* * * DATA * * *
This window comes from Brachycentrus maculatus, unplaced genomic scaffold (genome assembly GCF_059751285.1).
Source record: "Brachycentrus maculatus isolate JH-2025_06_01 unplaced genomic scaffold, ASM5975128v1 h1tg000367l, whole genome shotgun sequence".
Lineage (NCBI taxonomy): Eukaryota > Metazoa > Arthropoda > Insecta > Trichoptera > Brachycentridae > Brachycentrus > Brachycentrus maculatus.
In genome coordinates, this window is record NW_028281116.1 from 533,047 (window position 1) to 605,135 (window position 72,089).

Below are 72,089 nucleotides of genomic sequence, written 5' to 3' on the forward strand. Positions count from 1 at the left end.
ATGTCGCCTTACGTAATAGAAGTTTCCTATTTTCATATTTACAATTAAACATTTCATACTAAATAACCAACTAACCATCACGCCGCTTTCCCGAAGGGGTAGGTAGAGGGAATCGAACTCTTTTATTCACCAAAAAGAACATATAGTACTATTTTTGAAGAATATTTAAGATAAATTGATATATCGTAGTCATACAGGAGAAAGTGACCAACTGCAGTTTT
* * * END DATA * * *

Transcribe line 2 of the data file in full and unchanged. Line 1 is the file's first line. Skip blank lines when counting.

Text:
Source record: "Brachycentrus maculatus isolate JH-2025_06_01 unplaced genomic scaffold, ASM5975128v1 h1tg000367l, whole genome shotgun sequence".